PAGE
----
Train spotting is a hobby where enthusiasts collect sightings of specific trains or moving stock. They share information and keep records in data books, notebooks, and online. Though considered tedious by some, train spotting is popular and can benefit the rail system.
Train spotting is a hob that involves collecting train sightings. A train spotter will typically focus on a certain set of trains or moving stock – such as all cars of a certain model or all moving stock belonging to a particular company – and try to “spot” as many that category. Train spotters share information about train movements with others and usually carry around a data book in which they tag the railway equipment they have spotted.
In addition to a data book, train spotters carry a notebook and pen or tape recorder to write down their sightings. Some also carry cell phones or pagers to communicate to other train watchers about train movement. Some rail enthusiasts also enjoy photographing trains.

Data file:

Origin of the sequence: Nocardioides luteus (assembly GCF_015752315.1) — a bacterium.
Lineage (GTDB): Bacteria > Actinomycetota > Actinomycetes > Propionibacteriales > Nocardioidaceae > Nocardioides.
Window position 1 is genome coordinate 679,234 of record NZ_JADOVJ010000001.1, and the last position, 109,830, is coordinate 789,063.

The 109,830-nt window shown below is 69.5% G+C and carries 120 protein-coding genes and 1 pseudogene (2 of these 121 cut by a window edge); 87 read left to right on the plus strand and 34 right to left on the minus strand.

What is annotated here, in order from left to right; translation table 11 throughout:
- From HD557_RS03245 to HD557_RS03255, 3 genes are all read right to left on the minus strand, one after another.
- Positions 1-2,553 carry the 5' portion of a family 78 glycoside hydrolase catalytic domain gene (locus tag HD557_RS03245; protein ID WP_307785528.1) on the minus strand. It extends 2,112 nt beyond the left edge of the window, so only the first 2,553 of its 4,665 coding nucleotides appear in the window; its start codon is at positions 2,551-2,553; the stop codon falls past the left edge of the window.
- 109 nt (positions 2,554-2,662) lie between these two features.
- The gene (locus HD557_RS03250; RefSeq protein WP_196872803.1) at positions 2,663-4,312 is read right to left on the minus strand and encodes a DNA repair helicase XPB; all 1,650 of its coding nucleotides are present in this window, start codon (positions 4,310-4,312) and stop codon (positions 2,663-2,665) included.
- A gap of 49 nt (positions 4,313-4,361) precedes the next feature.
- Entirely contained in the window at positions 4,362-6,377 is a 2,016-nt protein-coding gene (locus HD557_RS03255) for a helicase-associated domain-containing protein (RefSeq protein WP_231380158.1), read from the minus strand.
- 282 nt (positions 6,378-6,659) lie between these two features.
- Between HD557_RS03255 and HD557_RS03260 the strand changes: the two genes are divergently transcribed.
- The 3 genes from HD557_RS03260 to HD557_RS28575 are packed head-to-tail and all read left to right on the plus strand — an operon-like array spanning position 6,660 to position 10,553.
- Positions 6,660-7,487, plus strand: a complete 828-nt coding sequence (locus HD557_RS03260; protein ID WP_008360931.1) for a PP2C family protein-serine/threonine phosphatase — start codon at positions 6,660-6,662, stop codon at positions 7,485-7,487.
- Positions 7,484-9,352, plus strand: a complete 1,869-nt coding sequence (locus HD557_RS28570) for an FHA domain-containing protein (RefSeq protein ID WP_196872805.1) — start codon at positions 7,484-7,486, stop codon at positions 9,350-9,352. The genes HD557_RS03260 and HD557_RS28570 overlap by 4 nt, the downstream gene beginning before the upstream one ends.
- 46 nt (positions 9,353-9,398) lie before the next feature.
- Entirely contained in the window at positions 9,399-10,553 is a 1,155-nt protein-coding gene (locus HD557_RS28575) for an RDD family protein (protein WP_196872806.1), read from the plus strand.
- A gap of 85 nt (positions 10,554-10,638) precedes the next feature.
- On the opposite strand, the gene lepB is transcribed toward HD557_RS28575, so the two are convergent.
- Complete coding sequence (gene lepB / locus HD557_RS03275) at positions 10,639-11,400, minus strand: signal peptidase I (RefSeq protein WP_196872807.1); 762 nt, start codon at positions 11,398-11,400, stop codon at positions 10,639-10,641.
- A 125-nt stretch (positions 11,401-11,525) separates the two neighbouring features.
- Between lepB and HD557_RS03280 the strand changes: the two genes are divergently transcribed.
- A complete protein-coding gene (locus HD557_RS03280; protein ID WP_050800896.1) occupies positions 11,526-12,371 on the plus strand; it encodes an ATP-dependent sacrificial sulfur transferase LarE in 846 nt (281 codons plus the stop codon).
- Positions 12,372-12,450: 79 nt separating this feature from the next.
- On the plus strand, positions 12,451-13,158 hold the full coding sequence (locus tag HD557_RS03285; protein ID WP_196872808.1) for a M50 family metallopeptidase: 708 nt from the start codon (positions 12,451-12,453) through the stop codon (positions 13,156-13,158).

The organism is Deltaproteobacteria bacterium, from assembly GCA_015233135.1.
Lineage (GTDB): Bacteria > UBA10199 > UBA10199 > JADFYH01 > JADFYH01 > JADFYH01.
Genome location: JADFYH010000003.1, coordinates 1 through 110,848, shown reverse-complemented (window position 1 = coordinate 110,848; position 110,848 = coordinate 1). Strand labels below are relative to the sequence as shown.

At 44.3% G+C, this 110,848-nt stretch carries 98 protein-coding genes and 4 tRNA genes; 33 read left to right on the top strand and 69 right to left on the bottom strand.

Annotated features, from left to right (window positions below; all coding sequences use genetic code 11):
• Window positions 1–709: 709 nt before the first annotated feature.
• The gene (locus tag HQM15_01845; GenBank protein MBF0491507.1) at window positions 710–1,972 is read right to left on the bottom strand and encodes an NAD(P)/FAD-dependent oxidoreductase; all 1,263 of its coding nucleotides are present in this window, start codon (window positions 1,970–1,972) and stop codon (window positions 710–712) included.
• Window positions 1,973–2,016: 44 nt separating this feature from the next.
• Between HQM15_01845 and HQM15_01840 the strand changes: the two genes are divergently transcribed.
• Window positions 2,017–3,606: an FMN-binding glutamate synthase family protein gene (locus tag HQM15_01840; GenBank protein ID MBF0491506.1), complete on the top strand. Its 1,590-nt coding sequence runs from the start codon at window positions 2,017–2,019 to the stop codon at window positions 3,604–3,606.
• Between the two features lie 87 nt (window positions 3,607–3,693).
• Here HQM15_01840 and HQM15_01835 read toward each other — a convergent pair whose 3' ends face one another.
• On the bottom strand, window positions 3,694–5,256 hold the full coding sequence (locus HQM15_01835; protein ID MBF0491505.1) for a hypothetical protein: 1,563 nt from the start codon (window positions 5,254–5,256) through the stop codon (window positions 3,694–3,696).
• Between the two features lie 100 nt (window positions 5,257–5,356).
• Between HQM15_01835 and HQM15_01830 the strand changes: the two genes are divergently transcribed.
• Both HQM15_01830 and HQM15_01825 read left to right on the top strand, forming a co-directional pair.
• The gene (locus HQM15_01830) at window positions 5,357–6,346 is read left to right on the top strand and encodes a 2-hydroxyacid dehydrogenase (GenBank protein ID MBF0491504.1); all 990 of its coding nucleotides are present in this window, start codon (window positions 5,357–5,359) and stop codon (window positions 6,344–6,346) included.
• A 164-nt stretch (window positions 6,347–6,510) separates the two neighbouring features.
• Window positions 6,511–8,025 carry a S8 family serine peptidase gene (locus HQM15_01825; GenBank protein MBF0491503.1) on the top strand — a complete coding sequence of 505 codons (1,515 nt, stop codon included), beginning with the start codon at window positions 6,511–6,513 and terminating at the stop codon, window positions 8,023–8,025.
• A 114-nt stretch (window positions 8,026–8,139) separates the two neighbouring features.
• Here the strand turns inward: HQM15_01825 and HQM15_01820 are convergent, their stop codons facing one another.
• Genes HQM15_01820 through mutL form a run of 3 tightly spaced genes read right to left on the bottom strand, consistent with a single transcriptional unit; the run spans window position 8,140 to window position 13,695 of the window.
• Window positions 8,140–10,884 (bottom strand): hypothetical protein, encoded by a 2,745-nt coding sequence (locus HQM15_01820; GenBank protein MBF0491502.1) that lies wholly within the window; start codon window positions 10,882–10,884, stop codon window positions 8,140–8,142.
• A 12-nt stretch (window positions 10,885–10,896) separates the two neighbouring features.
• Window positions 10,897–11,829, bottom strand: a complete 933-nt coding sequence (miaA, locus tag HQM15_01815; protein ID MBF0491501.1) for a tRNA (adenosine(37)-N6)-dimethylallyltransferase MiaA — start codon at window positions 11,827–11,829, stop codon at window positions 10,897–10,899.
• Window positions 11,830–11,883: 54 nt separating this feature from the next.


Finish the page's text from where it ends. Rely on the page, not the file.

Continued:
In the modern world, the internet has taken on an important role in train locating. Rail fans can keep electronic records of the trains they have spotted, and rail information can be kept up-to-date and made available to the wider community through the Internet. The websites allow fellow rail enthusiasts to exchange information and cross-reference sightings. The Internet has also made virtual train locator possible, where online images of trains are collected.
Spotting trains requires a lot of patience and is often considered tedious or useless by outsiders. Railroad workers may consider train spotters a nuisance and law enforcement may consider them a safety threat. Other rail enthusiasts, who indulge their love of trains through different methods, may also scoff at train spotting.
However, train spotting continues to be a popular hob, with many websites, magazines, and other publications devoted to it. Train spotters are able to bond over their shared love of an activity others don’t understand, and some argue they are beneficial to the rail system, as they may be able to spot problems on the tracks and prevent an accident.